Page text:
“Time to go!“ I yell. I grab the 18-month-old only to realize she’s found someone’s breakfast and has helped herself to another round.


“Anyone know where my glasses are?” I hear my husband yell.


My daughter and I run to the bathroom to change the baby. By now the mess includes a full diaper as well.


We walk in just as the meeting begins. I grab a wet wipe to clean a spot of banana from my skirt, straighten the preschooler’s collar, and try to wet down his turkey tail. I sit back and let the hum of other children wrestling in their seats behind us give me some comfort that we’re not alone.


I watch my son as he goes to the front to participate in the service. This time, I don’t see his un-ironed shirt, his missing belt, or scraggly hair. I’m so proud of who he’s become. I blink quickly to catch the tears before they fall. Perhaps our family’s doing ok after all. Perhaps amid the chaos of daily life something is going right. I wonder if perhaps this is why a loving Heavenly Father made families a central part of His plan.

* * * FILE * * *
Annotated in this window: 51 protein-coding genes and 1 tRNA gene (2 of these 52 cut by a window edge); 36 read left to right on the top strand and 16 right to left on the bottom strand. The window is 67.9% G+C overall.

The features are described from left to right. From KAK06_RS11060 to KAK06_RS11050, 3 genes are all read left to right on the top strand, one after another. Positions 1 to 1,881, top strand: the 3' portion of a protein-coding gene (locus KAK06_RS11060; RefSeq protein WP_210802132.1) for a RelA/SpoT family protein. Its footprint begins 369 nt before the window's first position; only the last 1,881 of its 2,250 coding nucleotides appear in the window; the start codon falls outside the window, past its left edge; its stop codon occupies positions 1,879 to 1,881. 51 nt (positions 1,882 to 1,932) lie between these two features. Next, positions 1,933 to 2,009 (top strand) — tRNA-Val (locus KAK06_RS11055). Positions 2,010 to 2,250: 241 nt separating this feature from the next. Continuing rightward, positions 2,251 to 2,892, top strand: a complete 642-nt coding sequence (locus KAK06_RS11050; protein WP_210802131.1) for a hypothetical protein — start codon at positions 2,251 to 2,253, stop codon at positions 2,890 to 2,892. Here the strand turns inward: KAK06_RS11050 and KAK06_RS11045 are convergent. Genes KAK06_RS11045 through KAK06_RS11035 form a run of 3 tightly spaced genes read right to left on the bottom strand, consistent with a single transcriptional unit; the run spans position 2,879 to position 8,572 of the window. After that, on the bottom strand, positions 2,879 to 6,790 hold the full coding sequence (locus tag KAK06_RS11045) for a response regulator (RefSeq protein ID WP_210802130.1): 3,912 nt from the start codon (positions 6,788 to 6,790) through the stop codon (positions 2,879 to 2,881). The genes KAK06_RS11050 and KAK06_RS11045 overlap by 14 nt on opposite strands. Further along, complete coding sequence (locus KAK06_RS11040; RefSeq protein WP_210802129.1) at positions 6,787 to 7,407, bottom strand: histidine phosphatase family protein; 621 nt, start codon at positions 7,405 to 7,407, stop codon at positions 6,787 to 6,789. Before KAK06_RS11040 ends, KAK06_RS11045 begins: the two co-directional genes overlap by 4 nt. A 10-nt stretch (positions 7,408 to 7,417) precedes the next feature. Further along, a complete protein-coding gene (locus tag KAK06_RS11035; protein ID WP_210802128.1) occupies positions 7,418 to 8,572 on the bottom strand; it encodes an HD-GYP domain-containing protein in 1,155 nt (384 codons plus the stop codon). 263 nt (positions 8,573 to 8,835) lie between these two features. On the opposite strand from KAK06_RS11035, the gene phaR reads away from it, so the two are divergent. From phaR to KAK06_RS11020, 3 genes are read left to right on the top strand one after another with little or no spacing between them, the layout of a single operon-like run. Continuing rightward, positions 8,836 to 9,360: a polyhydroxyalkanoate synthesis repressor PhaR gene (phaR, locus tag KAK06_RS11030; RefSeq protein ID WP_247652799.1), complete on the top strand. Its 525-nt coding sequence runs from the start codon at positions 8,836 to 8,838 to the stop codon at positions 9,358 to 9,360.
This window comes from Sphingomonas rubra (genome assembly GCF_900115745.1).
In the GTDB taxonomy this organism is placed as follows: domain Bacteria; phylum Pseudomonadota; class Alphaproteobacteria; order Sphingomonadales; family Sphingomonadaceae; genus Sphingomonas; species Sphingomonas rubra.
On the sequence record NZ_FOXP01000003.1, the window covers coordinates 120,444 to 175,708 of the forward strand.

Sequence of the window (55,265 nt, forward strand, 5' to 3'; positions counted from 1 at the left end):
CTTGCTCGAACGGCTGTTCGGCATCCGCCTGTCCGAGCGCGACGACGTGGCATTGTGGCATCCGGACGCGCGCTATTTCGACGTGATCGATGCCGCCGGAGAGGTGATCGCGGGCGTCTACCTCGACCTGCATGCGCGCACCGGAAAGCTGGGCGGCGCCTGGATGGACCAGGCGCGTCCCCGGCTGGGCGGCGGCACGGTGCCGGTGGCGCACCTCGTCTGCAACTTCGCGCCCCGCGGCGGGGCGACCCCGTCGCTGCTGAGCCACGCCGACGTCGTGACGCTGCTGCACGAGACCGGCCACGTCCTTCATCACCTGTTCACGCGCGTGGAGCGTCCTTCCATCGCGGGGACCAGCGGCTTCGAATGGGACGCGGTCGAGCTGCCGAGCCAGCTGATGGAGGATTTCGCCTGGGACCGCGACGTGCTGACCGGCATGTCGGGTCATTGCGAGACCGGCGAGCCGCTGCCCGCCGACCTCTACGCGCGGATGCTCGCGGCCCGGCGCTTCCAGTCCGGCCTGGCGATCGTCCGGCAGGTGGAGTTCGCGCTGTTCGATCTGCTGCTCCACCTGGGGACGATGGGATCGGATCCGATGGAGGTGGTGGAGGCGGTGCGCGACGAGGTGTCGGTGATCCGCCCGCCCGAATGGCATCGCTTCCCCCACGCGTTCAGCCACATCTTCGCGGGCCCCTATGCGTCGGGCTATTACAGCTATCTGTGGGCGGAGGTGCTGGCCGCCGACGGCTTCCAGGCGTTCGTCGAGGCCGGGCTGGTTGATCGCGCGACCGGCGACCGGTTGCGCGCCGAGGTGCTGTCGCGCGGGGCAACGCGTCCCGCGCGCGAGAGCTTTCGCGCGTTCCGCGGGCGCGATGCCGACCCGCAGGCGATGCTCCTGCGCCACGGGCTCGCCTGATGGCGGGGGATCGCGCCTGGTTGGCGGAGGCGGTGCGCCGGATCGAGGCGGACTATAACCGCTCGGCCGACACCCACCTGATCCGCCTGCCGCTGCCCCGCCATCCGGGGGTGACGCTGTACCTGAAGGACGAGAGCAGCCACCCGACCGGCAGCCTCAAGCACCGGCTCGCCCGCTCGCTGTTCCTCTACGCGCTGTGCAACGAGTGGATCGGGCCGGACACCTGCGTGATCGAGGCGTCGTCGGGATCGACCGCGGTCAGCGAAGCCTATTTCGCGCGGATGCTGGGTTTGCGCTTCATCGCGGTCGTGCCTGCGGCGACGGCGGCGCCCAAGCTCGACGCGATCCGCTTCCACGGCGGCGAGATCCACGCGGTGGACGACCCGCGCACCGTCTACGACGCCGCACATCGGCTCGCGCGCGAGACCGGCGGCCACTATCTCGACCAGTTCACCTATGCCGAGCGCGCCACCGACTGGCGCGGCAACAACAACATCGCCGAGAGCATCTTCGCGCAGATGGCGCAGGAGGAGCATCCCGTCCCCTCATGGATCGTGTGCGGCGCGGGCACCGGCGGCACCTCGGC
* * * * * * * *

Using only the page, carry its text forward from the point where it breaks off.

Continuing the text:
Welcome, Welcome Crazy Morning (His)

7:16 am – Someone is screaming. It sounds like there’s a cereal shortage of some kind in the kitchen. Knowing my raisin bran is hidden and safe from the kids, I roll over and close my eyes for a few more minutes.


7:45 am – The screaming voice from before is now a chorus of cereal-deprived children. Buried in the screaming choir is another voice calling for someone to get out of the shower. It seems silly to get out of bed when I already know there’s a line waiting for what’s left of the hot water. This seems a good enough reason to roll over and go back to sleep.


8:21 am – Something cold hits me! I jump up and see my toddler pouring grapes into my bed. It’s likely that my wife gave her the idea (speaking from past experience), which means no more rolling over for me. I scoop up the grapes, pop a few into my mouth and get up. There’s nobody in the shower, which means there may be a chance at some hot water! Hot water or not, I don’t want to get in the middle of the missing shoe crisis happening in the boys’ room. I jump in the shower.